Plagued by nightmares of a demonic man ever since her childhood. Anabel quickly learns that her nightmares are a lot more real that she could ever have imagined. A normal day quickly turns into one of terror, as she is hunted down and lead to a shocking truth by the person she fears the most.
Made on a budget of an astonishingly low £200 and having no crew apart from Neill Morris himself (who wrote, directed, shot and edited it), this short film has already won best short at The Great Underground Film Festival! Even the main actress (and ‘costume designer’ in Seven Minutes) was Neill Morris’s fiancée! Talk about keeping it in the family. Indeed, it is nice to see a modern horror that relishes the tension and dread, rather than just wham-bam, knives and blood everywhere. Despite the fact that it was very short (as the title suggests…), I certainly felt a sense of foreboding – which is something even some feature length films fail to achieve!
This begins as a classic ‘slasher’ style movie (is there a killer in the house? There must be a killer in the house. But where?), with very minimal music used – the lack of music was sometimes a hindrance, but most of it actually worked quite well. Oftentimes, the ‘scary’ music on horror films is really exaggerated, but this used it in a really understated way.
This enables the audience to truly immerse themselves in what’s happening, as if we’re actually there! If anything, an absence of music is almost always more creepy than any music ever could be. It’s that expectation of knowing something’s about to kick off at any minute that really gets you.
Seven Minutes introduces us to a girl who has sleeping problems and it almost appears that her nightmares are becoming a reality, the boundaries between reality and nightmare are becoming blurred – this is a really frightening concept in itself! We are taken on her journey and questions begin to emerge about whether it was really all a nightmare after all. The use of intense close ups really gives a claustrophobic yet intimate relationship between the viewer and the main character. This is good as it means that we immediately identify with her, and are just as curious to discover the meaning behind the peculiar events that surround her as she is.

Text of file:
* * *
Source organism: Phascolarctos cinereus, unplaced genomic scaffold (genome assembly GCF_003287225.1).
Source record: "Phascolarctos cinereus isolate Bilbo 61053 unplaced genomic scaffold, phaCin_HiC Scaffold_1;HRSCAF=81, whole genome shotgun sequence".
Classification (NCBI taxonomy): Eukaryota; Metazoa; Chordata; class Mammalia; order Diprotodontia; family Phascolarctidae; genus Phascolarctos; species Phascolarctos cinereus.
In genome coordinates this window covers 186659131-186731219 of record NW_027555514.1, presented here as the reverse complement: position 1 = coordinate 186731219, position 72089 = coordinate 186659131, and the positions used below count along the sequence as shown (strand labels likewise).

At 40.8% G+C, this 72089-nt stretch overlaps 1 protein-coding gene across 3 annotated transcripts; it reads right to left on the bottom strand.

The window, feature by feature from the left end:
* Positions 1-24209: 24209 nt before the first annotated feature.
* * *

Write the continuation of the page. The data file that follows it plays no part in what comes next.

The colour palette for Seven Minutes consists of completely dull and muted colours which reflect the dingy, bleak atmosphere. It made the ‘glowing eyes’ of one of the characters all the more jaw-dropping when they did appear – why glowing eyes, you say? Well, you’ll have to check this film out for yourself to understand that! And ok, the effect is not exactly ground-breaking but I still thought that it looked pretty cool. It helped to give a whole ‘supernatural’ element to the whole thing, just when you thought that things couldn’t get any weirder.
I won’t give away the twist of this one, but whilst it wasn’t a total shock, I still found that I was pleasantly surprised with what unfolded. The premise itself was an interesting one, and could easily have been expanded to make a decent feature length film! There’s still questions left unanswered, but that’s alright – it just means that there’s room for viewer interpretation, and that’s almost always a good thing.
Seven Minutes (short film) (2012)